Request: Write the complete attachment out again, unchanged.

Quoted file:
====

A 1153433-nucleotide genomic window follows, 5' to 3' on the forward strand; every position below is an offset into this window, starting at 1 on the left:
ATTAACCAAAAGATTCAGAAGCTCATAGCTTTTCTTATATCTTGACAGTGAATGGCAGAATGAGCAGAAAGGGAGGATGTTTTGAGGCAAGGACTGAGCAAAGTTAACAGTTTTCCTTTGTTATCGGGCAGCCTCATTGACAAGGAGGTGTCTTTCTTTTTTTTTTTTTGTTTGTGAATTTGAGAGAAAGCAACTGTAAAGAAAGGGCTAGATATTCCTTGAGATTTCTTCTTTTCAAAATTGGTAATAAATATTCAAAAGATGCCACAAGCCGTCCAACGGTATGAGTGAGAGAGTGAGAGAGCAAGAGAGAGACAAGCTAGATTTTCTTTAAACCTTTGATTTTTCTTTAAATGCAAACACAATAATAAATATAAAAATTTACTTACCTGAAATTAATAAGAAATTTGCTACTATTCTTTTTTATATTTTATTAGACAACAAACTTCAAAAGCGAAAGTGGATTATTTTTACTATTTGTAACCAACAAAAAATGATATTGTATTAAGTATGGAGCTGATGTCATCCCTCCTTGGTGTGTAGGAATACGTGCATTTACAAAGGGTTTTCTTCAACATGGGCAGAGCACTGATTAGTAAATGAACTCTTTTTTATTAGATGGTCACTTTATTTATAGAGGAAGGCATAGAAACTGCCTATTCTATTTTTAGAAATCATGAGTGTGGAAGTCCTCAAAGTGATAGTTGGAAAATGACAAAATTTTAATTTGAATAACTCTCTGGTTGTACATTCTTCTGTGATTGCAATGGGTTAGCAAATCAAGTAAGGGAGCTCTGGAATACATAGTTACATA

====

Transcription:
A 1153433-nucleotide genomic window follows, 5' to 3' on the forward strand; every position below is an offset into this window, starting at 1 on the left:
ATTAACCAAAAGATTCAGAAGCTCATAGCTTTTCTTATATCTTGACAGTGAATGGCAGAATGAGCAGAAAGGGAGGATGTTTTGAGGCAAGGACTGAGCAAAGTTAACAGTTTTCCTTTGTTATCGGGCAGCCTCATTGACAAGGAGGTGTCTTTCTTTTTTTTTTTTTGTTTGTGAATTTGAGAGAAAGCAACTGTAAAGAAAGGGCTAGATATTCCTTGAGATTTCTTCTTTTCAAAATTGGTAATAAATATTCAAAAGATGCCACAAGCCGTCCAACGGTATGAGTGAGAGAGTGAGAGAGCAAGAGAGAGACAAGCTAGATTTTCTTTAAACCTTTGATTTTTCTTTAAATGCAAACACAATAATAAATATAAAAATTTACTTACCTGAAATTAATAAGAAATTTGCTACTATTCTTTTTTATATTTTATTAGACAACAAACTTCAAAAGCGAAAGTGGATTATTTTTACTATTTGTAACCAACAAAAAATGATATTGTATTAAGTATGGAGCTGATGTCATCCCTCCTTGGTGTGTAGGAATACGTGCATTTACAAAGGGTTTTCTTCAACATGGGCAGAGCACTGATTAGTAAATGAACTCTTTTTTATTAGATGGTCACTTTATTTATAGAGGAAGGCATAGAAACTGCCTATTCTATTTTTAGAAATCATGAGTGTGGAAGTCCTCAAAGTGATAGTTGGAAAATGACAAAATTTTAATTTGAATAACTCTCTGGTTGTACATTCTTCTGTGATTGCAATGGGTTAGCAAATCAAGTAAGGGAGCTCTGGAATACATAGTTACATA